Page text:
Proenza Schouler Weaves Web Art-Inspired Fashion Film
Today the high-fashion womenswear brand Proenza Schouler released their new Tumblr-inspired fashion film directed by David Sims and Eddie the Wheel. It’s an assaulting array of lo-fi neon textures, quick edits, and layered video collages, designed for the shortest of attention spans. The clothes featured take a backseat to the brand’s assertion that it’s hip to digital culture and the aesthetics that have been circulating online under the umbrella of net art.
The video (above) accompanies Proenza’s website relaunch and a whole slew of efforts intended to position the luxury brand as #new #hip #trendy #cuttingedge–from controversial YouTube films directed by Harmony Korine to GIFs by net artist Jeanette Hayes. The brand’s designers, Jack McCollough and Lazaro Hernandez, differentiate themselves from other luxury brands interested in tapping into old-fashioned, stifled elegance. “This Internet aesthetic we’re talking about, there’s no nostalgia to it. I think that scares people,” McCollough told the Business of Fashion. “A lot of luxury brands like to fall back on nostalgia, because nostalgia feels luxurious to them. We’re into luxury, but we’re also equally interested in contemporary culture.”
Nostalgia is an interesting choice of words. McCollough seems to be forgetting that contemporary culture and particularly the net art Tumblr aesthetic is loaded with nostalgia, just nostalgia for a more recent era than the roaring twenties and drop-waist dresses. For example, the aesthetics in Proenza’s video harken back to early digital effects reminiscent of 80s movies like Tron and Dune. And GIFs turned 26 this year. One of Proenza’s new GIFs featured above, an anime cartoon of a young girl in her bedroom, immediately brings to mind the 90s fad for Sailor Moon. This stuff isn’t new. But what is new is our ability to access and circulate these images and moving images via platforms like Tumblr. The internet, or at least how we use it, accelerates the cycle of nostalgia.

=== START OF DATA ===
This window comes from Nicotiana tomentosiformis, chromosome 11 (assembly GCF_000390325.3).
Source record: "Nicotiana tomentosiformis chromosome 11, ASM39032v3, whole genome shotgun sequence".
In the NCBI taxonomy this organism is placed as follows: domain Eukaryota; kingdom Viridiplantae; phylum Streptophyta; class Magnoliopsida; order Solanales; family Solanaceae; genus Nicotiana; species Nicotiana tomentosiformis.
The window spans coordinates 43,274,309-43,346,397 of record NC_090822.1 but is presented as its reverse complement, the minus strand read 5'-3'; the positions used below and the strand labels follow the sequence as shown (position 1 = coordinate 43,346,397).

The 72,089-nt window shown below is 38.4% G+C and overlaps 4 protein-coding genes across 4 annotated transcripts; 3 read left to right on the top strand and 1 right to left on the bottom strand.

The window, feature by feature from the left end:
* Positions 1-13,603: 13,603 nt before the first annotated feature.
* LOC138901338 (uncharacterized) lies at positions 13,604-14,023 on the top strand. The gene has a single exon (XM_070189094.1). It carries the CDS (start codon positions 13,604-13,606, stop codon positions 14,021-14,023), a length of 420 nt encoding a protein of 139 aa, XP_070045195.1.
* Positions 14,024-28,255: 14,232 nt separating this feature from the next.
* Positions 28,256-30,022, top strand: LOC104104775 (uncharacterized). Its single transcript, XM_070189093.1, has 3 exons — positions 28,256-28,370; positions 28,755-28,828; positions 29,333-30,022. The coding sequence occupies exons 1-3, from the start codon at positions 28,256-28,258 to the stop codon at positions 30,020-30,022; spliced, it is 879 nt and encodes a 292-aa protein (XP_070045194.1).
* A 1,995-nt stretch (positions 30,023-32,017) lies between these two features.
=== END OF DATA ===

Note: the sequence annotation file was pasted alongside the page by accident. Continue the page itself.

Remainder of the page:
An example of the nostalgic effects in the new Proenza Schouler fashion film.
In the same interview, McCollough told the Business of Fashion that Proenza isn’t “your mom’s luxury brand.” But I think moms might be the only people to whom this Tumblr-aesthetic is going to seem totally new. The trend has already made the transition from marginal to mainstream with its appearance in Azaelia Banks’ music video and Rihanna’s performance on SNL last December. And it’s hit the fashion world too, just see Kenzo’s fashion film directed by Natalia Stuyk released two weeks ago. Considering the price tag of the goods Proenza’s hocking–close to a thousand dollars for a dress–their target customer is probably not the 20-something on Tumblr but instead the uptown woman who wants a piece of it.
Digital culture and the aesthetics associated with it are only bound to get more and more popular—and as they do we can expect them to intersect with the fashion world more and more. But it’s not just about fashion capitalizing on digital culture and the aesthetics associated with it. Digital culture and fashion culture are intersecting and breeding a culture all their own, just check out witty fashion web magazine DIS Magazine or Greta Larkins GIF-based fashion Tumblr. Proenza Schouler is smart to get on board.
[via Business of Fashion]